Although this is not something that is on everyone’s radar, we actually waste an awful lot of food each year.
If you take the time to have a look at what is thrown out at your local bakers each day, or investigate how much of our fruit and vegetable production is considered to be “unfit” for consumption (often due to size, shape or blemishes) it is actually quite astounding.
Some motived people, such as Jeremy Seifert live off of this “waste” because it is in fact not really inedible. Such a stance on food waste clearly demonstrates how much we are needlessly throwing away each day.
Another person to watch in this space is Tristen Stuart who is helping raise awareness of food waste with such amazing events as Feed the 5000:
a communal feast for 5000 people made entirely out of food that would otherwise have been wasted
What is also motivating to see, is that this issue is starting to become mainstream with the release on April 22nd of Just Eat It: A Food Waste Movie:
And if you want to talk statistics, which are obviously hard to measure accurately, one estimate from this article in the Guardian states that:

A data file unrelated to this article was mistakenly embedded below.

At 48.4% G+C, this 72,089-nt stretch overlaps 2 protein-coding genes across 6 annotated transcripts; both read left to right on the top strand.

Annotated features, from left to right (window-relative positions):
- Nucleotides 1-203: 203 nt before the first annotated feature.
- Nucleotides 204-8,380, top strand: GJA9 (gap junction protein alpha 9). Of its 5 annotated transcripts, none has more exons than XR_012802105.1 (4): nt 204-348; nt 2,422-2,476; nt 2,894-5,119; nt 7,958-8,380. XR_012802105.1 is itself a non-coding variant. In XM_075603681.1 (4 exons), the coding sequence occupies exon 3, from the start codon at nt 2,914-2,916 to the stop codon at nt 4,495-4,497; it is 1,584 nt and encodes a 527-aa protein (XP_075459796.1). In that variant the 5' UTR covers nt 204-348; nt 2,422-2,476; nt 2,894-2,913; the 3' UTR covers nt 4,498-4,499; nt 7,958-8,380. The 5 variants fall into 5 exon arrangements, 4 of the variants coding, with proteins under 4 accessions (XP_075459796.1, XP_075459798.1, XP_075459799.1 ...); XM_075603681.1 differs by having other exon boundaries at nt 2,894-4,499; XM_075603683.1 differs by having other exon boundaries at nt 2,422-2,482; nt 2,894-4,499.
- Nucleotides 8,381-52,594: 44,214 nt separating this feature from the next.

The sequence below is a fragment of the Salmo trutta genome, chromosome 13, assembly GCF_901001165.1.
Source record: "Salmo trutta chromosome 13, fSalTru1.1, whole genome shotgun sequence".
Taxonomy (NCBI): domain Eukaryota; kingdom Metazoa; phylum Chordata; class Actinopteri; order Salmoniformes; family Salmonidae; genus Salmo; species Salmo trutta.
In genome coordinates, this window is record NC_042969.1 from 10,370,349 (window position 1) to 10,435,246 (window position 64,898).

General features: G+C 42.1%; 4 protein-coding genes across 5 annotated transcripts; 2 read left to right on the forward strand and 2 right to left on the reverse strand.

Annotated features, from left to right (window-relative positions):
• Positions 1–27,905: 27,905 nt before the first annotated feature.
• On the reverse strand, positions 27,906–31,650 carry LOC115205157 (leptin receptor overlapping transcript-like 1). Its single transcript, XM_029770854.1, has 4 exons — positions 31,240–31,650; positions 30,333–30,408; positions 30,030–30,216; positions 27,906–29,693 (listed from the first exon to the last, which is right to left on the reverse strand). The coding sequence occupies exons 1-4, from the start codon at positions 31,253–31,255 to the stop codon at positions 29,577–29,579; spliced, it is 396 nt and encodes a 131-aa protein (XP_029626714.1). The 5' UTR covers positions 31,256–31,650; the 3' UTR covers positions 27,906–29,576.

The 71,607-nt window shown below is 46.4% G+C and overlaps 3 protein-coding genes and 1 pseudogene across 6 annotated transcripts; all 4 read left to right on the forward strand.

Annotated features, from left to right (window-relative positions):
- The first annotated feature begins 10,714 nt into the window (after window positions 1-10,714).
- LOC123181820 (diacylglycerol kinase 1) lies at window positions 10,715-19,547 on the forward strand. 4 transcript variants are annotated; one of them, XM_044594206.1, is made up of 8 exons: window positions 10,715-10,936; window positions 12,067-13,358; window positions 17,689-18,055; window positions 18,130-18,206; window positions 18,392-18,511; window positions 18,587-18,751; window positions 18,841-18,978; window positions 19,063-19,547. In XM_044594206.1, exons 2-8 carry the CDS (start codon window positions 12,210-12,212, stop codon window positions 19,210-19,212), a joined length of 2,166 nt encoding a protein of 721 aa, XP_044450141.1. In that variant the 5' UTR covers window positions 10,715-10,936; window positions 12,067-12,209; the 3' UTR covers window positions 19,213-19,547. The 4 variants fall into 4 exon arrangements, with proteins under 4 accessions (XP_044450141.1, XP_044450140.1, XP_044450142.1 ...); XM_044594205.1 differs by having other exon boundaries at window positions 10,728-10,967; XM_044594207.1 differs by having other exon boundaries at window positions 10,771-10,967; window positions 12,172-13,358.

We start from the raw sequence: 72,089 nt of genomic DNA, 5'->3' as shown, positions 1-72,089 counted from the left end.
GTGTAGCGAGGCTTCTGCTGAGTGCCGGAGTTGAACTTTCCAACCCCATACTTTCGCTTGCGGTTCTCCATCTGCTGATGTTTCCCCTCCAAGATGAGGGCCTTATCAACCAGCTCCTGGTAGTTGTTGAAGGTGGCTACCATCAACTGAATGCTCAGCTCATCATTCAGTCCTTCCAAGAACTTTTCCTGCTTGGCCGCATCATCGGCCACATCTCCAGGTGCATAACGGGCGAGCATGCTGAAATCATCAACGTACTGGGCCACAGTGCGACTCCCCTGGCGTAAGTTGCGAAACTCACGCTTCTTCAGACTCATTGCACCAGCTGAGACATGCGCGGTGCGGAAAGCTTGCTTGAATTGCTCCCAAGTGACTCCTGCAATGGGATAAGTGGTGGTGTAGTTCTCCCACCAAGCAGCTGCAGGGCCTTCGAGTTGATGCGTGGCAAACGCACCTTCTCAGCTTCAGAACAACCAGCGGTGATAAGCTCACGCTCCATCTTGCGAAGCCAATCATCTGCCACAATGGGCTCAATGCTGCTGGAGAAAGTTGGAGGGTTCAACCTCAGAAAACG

As much as 50% of all food produced in the world ends up as waste every year according to figures from the Institution of Mechanical Engineers.
Now that is an incredible amount of waste, especially in a time where water shortages are causing us no end of problems.
[Tweet “We throw away an estimate 50% of the food we produce, isn’t that an insane amount of #foodwaste ?”]
One of the greatest issues we face as food production grows to meet the world’s expanding population is one of water availability.
The developing world has faced this problem before, but in Western countries we often consider ourselves immune from such issues. However, recently some very developed areas of the world have suffered, or are suffering, from severe water shortages.
The Australian Millenium Drought is considered to be the worst drought to have hit Australia since it was settled in 1788. And Australia is no stranger to drought, being an inherently quite dry continent.
The drought officially ran from 1995 until 2009, and had quite an impact on a country that relies heavily on water for it’s own food production and exports.